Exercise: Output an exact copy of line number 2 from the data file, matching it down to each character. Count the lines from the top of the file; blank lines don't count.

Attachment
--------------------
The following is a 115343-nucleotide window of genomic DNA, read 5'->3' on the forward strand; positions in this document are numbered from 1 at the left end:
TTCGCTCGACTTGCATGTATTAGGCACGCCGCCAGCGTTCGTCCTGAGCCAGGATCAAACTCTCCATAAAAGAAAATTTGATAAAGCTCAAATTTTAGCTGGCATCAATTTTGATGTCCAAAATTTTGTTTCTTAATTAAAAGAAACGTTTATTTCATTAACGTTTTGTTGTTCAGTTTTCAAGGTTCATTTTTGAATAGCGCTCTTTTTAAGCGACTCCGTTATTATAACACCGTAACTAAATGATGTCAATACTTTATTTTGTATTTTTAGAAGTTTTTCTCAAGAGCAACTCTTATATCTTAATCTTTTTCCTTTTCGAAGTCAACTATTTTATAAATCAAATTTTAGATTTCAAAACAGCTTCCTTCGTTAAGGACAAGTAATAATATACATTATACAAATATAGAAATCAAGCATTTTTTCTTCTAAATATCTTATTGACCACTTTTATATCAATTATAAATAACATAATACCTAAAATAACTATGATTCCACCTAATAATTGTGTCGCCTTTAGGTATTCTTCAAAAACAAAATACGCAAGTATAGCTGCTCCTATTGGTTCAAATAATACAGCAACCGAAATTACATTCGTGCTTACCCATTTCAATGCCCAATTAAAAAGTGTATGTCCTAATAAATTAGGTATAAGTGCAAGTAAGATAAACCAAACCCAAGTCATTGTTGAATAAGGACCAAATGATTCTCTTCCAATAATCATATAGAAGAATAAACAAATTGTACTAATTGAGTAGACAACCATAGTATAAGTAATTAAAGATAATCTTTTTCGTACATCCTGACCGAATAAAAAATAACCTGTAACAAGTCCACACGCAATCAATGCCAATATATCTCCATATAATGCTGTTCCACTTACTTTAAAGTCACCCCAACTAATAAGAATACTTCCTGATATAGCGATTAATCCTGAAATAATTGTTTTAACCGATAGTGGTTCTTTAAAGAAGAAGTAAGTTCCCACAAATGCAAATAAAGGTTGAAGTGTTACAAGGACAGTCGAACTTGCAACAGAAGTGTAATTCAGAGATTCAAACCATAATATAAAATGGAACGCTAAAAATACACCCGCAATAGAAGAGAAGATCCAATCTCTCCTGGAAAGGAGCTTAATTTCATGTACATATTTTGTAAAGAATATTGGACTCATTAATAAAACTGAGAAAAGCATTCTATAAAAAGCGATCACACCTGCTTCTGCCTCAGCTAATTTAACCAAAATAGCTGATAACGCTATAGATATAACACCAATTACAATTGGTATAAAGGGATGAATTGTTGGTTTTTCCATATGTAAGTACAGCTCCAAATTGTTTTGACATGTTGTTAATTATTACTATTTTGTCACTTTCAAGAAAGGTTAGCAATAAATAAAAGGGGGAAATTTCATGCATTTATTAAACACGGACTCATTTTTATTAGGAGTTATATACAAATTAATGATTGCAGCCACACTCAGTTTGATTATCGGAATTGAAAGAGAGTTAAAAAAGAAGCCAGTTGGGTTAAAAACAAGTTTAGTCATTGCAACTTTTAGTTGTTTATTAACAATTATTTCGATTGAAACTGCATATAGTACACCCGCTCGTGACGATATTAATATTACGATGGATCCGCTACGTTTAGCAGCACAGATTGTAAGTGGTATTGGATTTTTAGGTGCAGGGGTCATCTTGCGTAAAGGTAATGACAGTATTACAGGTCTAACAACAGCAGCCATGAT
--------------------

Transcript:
TTCGCTCGACTTGCATGTATTAGGCACGCCGCCAGCGTTCGTCCTGAGCCAGGATCAAACTCTCCATAAAAGAAAATTTGATAAAGCTCAAATTTTAGCTGGCATCAATTTTGATGTCCAAAATTTTGTTTCTTAATTAAAAGAAACGTTTATTTCATTAACGTTTTGTTGTTCAGTTTTCAAGGTTCATTTTTGAATAGCGCTCTTTTTAAGCGACTCCGTTATTATAACACCGTAACTAAATGATGTCAATACTTTATTTTGTATTTTTAGAAGTTTTTCTCAAGAGCAACTCTTATATCTTAATCTTTTTCCTTTTCGAAGTCAACTATTTTATAAATCAAATTTTAGATTTCAAAACAGCTTCCTTCGTTAAGGACAAGTAATAATATACATTATACAAATATAGAAATCAAGCATTTTTTCTTCTAAATATCTTATTGACCACTTTTATATCAATTATAAATAACATAATACCTAAAATAACTATGATTCCACCTAATAATTGTGTCGCCTTTAGGTATTCTTCAAAAACAAAATACGCAAGTATAGCTGCTCCTATTGGTTCAAATAATACAGCAACCGAAATTACATTCGTGCTTACCCATTTCAATGCCCAATTAAAAAGTGTATGTCCTAATAAATTAGGTATAAGTGCAAGTAAGATAAACCAAACCCAAGTCATTGTTGAATAAGGACCAAATGATTCTCTTCCAATAATCATATAGAAGAATAAACAAATTGTACTAATTGAGTAGACAACCATAGTATAAGTAATTAAAGATAATCTTTTTCGTACATCCTGACCGAATAAAAAATAACCTGTAACAAGTCCACACGCAATCAATGCCAATATATCTCCATATAATGCTGTTCCACTTACTTTAAAGTCACCCCAACTAATAAGAATACTTCCTGATATAGCGATTAATCCTGAAATAATTGTTTTAACCGATAGTGGTTCTTTAAAGAAGAAGTAAGTTCCCACAAATGCAAATAAAGGTTGAAGTGTTACAAGGACAGTCGAACTTGCAACAGAAGTGTAATTCAGAGATTCAAACCATAATATAAAATGGAACGCTAAAAATACACCCGCAATAGAAGAGAAGATCCAATCTCTCCTGGAAAGGAGCTTAATTTCATGTACATATTTTGTAAAGAATATTGGACTCATTAATAAAACTGAGAAAAGCATTCTATAAAAAGCGATCACACCTGCTTCTGCCTCAGCTAATTTAACCAAAATAGCTGATAACGCTATAGATATAACACCAATTACAATTGGTATAAAGGGATGAATTGTTGGTTTTTCCATATGTAAGTACAGCTCCAAATTGTTTTGACATGTTGTTAATTATTACTATTTTGTCACTTTCAAGAAAGGTTAGCAATAAATAAAAGGGGGAAATTTCATGCATTTATTAAACACGGACTCATTTTTATTAGGAGTTATATACAAATTAATGATTGCAGCCACACTCAGTTTGATTATCGGAATTGAAAGAGAGTTAAAAAAGAAGCCAGTTGGGTTAAAAACAAGTTTAGTCATTGCAACTTTTAGTTGTTTATTAACAATTATTTCGATTGAAACTGCATATAGTACACCCGCTCGTGACGATATTAATATTACGATGGATCCGCTACGTTTAGCAGCACAGATTGTAAGTGGTATTGGATTTTTAGGTGCAGGGGTCATCTTGCGTAAAGGTAATGACAGTATTACAGGTCTAACAACAGCAGCCATGAT